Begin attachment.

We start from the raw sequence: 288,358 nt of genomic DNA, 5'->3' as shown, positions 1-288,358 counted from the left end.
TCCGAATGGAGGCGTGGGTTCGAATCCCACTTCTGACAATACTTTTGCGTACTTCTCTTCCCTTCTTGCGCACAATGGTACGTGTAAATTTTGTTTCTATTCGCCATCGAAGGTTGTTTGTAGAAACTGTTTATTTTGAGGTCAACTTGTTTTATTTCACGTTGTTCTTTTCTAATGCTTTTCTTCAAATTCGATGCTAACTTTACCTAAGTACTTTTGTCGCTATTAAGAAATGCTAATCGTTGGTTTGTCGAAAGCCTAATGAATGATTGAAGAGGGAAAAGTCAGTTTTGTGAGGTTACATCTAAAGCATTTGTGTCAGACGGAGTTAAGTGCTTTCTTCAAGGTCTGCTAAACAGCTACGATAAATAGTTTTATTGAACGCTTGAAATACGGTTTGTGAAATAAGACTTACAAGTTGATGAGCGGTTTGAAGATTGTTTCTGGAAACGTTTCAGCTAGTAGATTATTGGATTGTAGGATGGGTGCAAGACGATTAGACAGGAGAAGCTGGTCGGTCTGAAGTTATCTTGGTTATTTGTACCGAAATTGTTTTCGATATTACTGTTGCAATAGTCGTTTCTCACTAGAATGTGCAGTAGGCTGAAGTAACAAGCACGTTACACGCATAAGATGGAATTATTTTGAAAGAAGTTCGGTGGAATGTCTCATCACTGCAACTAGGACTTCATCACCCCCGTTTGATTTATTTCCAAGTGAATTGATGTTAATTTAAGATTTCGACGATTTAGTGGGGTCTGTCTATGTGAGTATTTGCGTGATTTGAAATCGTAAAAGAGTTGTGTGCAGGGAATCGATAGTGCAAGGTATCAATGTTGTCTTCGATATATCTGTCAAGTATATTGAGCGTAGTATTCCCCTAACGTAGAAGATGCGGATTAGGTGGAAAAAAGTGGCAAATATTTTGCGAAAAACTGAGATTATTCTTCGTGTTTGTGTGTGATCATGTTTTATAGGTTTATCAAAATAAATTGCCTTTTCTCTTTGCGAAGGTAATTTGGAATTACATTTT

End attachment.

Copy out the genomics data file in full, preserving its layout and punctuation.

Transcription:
We start from the raw sequence: 288,358 nt of genomic DNA, 5'->3' as shown, positions 1-288,358 counted from the left end.
TCCGAATGGAGGCGTGGGTTCGAATCCCACTTCTGACAATACTTTTGCGTACTTCTCTTCCCTTCTTGCGCACAATGGTACGTGTAAATTTTGTTTCTATTCGCCATCGAAGGTTGTTTGTAGAAACTGTTTATTTTGAGGTCAACTTGTTTTATTTCACGTTGTTCTTTTCTAATGCTTTTCTTCAAATTCGATGCTAACTTTACCTAAGTACTTTTGTCGCTATTAAGAAATGCTAATCGTTGGTTTGTCGAAAGCCTAATGAATGATTGAAGAGGGAAAAGTCAGTTTTGTGAGGTTACATCTAAAGCATTTGTGTCAGACGGAGTTAAGTGCTTTCTTCAAGGTCTGCTAAACAGCTACGATAAATAGTTTTATTGAACGCTTGAAATACGGTTTGTGAAATAAGACTTACAAGTTGATGAGCGGTTTGAAGATTGTTTCTGGAAACGTTTCAGCTAGTAGATTATTGGATTGTAGGATGGGTGCAAGACGATTAGACAGGAGAAGCTGGTCGGTCTGAAGTTATCTTGGTTATTTGTACCGAAATTGTTTTCGATATTACTGTTGCAATAGTCGTTTCTCACTAGAATGTGCAGTAGGCTGAAGTAACAAGCACGTTACACGCATAAGATGGAATTATTTTGAAAGAAGTTCGGTGGAATGTCTCATCACTGCAACTAGGACTTCATCACCCCCGTTTGATTTATTTCCAAGTGAATTGATGTTAATTTAAGATTTCGACGATTTAGTGGGGTCTGTCTATGTGAGTATTTGCGTGATTTGAAATCGTAAAAGAGTTGTGTGCAGGGAATCGATAGTGCAAGGTATCAATGTTGTCTTCGATATATCTGTCAAGTATATTGAGCGTAGTATTCCCCTAACGTAGAAGATGCGGATTAGGTGGAAAAAAGTGGCAAATATTTTGCGAAAAACTGAGATTATTCTTCGTGTTTGTGTGTGATCATGTTTTATAGGTTTATCAAAATAAATTGCCTTTTCTCTTTGCGAAGGTAATTTGGAATTACATTTT